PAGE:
The next question is who fights. None of these calculations affect the rest of us. People should fight for their values. Even without Labour, the battle against these sorts of provisions still takes place, in the media, online, and through lawyers. It happens in international capitals, through campaigners, through expert bodies, through constitutional advocates. You can rob No.10 of the dynamic it wants while still maintaining the ability to challenge it.

But by removing the opposition's role, the centre of political dispute shifts. The impact of that challenge takes place at a different location. In this case, it becomes internal to the Conservative party. Suddenly, figures like former Tory leader Michael Howard and former minister Bob Neill become the centre of resistance. They become embroiled in a battle with the ERG, who, as is their way, are demanding more radicalism from the bill. That battle is then informed not by the opposition party, which would prompt them to close ranks, but by figures like Nancy Pelosi in Washington, who is making it clear that the bill will mean a UK-US trade deal will never pass Congress.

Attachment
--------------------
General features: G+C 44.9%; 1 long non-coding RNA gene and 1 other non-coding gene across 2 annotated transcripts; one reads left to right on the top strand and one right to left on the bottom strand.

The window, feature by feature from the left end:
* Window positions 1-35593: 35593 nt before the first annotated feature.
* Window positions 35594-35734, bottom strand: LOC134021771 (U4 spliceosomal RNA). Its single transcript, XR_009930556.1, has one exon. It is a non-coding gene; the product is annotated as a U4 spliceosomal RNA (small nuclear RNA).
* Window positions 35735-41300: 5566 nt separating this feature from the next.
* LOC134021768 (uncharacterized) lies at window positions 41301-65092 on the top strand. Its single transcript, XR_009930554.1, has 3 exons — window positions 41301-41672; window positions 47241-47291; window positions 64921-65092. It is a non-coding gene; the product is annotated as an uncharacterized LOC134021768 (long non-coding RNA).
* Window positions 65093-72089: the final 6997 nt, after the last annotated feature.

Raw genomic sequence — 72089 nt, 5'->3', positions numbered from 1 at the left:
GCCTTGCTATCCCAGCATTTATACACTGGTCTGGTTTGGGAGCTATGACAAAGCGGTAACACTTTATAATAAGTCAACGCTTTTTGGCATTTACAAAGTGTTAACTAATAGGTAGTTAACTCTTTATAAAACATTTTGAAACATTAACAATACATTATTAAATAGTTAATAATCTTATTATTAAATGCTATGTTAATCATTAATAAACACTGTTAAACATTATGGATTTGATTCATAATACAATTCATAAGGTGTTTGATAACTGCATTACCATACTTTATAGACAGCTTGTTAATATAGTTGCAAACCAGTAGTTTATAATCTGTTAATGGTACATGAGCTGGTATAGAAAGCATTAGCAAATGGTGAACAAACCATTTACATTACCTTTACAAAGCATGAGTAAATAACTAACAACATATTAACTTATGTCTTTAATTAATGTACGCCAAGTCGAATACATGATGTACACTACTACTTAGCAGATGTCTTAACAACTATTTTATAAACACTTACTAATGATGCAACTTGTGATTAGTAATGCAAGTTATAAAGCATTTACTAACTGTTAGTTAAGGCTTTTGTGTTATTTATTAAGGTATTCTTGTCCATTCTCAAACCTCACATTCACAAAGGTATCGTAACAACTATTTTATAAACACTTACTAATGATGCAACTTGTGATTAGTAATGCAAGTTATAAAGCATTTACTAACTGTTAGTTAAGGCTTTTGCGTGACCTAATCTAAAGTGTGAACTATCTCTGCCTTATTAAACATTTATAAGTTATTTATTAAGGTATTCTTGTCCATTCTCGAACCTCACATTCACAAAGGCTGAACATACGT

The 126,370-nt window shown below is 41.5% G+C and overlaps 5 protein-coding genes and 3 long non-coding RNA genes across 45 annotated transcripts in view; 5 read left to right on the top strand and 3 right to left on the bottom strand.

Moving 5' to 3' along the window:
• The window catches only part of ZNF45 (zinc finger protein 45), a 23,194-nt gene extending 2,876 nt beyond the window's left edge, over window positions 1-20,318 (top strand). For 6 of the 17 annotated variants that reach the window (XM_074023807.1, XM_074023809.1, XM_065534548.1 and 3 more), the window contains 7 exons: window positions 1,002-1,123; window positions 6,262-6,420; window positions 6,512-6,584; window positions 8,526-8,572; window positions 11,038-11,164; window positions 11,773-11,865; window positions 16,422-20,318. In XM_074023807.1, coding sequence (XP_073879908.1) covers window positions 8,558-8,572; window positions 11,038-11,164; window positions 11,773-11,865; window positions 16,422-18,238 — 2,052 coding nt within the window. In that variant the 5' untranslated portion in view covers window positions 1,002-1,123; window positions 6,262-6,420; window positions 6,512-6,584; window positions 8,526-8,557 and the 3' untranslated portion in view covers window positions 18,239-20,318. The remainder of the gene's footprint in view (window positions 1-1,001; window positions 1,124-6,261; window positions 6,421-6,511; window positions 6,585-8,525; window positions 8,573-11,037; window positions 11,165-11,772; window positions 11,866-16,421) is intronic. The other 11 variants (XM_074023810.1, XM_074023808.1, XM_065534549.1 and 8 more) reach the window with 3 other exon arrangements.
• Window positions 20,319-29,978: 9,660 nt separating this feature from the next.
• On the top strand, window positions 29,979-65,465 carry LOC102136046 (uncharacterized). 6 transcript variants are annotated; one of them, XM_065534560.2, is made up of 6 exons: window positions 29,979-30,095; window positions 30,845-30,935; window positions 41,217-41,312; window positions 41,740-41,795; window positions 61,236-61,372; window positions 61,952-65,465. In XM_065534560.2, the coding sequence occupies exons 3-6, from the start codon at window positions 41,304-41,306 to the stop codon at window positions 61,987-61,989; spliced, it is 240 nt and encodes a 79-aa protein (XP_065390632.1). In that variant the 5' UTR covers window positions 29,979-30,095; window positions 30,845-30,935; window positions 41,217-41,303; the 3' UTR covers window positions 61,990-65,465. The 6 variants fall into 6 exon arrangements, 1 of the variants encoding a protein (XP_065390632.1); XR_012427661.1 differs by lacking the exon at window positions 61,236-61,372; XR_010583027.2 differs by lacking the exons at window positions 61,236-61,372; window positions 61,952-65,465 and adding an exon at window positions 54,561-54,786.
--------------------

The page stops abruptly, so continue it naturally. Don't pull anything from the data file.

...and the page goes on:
The government uses culture war to consolidate its own side and divide others, as it did to great effect in the general election. But what happens when you relocate that dispute? What happens when it is shifted instead to inside the Conservative party? Then it becomes less attractive.

The final aspect is how you fight. What are the arguments you use? What do you emphasise? During the Brexit referendum, Cummings' Vote Leave campaign knew that it could bank on the quarter or so of the population who held very right wing or anti-immigrant views, but that it needed different arguments for those in the centre who could go either way - and so the NHS bus and arguments over sovereignty were given precedence in that area.

The same is true here. The basic principle of breaking international law is a key motivator to many of us. It galvanises those who believe in a rules-based international system. But to many voters that argument will not have force. What will have force is the notion of competence, an area where the government is already very weak.